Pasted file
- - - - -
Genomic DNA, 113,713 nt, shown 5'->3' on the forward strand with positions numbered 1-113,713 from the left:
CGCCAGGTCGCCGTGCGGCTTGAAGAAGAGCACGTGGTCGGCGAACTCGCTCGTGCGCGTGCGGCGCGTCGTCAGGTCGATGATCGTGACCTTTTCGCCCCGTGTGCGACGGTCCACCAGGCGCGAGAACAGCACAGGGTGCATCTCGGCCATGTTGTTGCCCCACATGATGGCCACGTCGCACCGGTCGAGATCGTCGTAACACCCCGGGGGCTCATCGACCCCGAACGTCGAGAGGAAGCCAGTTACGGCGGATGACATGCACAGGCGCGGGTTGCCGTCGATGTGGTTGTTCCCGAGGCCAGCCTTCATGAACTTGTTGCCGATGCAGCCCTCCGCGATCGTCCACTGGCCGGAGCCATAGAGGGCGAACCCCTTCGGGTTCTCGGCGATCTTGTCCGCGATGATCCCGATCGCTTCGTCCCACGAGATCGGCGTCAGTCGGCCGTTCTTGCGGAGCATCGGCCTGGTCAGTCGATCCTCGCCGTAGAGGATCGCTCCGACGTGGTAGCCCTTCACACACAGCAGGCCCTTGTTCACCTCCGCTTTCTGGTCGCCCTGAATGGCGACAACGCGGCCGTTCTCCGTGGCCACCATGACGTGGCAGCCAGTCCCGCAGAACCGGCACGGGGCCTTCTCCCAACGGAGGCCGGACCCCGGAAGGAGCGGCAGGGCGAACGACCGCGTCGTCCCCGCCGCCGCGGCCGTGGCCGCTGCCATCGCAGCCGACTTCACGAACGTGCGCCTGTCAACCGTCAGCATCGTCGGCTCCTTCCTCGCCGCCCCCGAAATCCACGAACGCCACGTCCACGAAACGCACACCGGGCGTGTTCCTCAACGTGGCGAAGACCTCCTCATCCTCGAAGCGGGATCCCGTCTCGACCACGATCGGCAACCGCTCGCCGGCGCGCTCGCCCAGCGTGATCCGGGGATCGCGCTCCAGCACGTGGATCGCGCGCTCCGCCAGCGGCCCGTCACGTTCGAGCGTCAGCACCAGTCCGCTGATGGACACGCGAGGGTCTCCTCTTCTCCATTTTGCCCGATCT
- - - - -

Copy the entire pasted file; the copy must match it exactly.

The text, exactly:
Genomic DNA, 113,713 nt, shown 5'->3' on the forward strand with positions numbered 1-113,713 from the left:
CGCCAGGTCGCCGTGCGGCTTGAAGAAGAGCACGTGGTCGGCGAACTCGCTCGTGCGCGTGCGGCGCGTCGTCAGGTCGATGATCGTGACCTTTTCGCCCCGTGTGCGACGGTCCACCAGGCGCGAGAACAGCACAGGGTGCATCTCGGCCATGTTGTTGCCCCACATGATGGCCACGTCGCACCGGTCGAGATCGTCGTAACACCCCGGGGGCTCATCGACCCCGAACGTCGAGAGGAAGCCAGTTACGGCGGATGACATGCACAGGCGCGGGTTGCCGTCGATGTGGTTGTTCCCGAGGCCAGCCTTCATGAACTTGTTGCCGATGCAGCCCTCCGCGATCGTCCACTGGCCGGAGCCATAGAGGGCGAACCCCTTCGGGTTCTCGGCGATCTTGTCCGCGATGATCCCGATCGCTTCGTCCCACGAGATCGGCGTCAGTCGGCCGTTCTTGCGGAGCATCGGCCTGGTCAGTCGATCCTCGCCGTAGAGGATCGCTCCGACGTGGTAGCCCTTCACACACAGCAGGCCCTTGTTCACCTCCGCTTTCTGGTCGCCCTGAATGGCGACAACGCGGCCGTTCTCCGTGGCCACCATGACGTGGCAGCCAGTCCCGCAGAACCGGCACGGGGCCTTCTCCCAACGGAGGCCGGACCCCGGAAGGAGCGGCAGGGCGAACGACCGCGTCGTCCCCGCCGCCGCGGCCGTGGCCGCTGCCATCGCAGCCGACTTCACGAACGTGCGCCTGTCAACCGTCAGCATCGTCGGCTCCTTCCTCGCCGCCCCCGAAATCCACGAACGCCACGTCCACGAAACGCACACCGGGCGTGTTCCTCAACGTGGCGAAGACCTCCTCATCCTCGAAGCGGGATCCCGTCTCGACCACGATCGGCAACCGCTCGCCGGCGCGCTCGCCCAGCGTGATCCGGGGATCGCGCTCCAGCACGTGGATCGCGCGCTCCGCCAGCGGCCCGTCACGTTCGAGCGTCAGCACCAGTCCGCTGATGGACACGCGAGGGTCTCCTCTTCTCCATTTTGCCCGATCT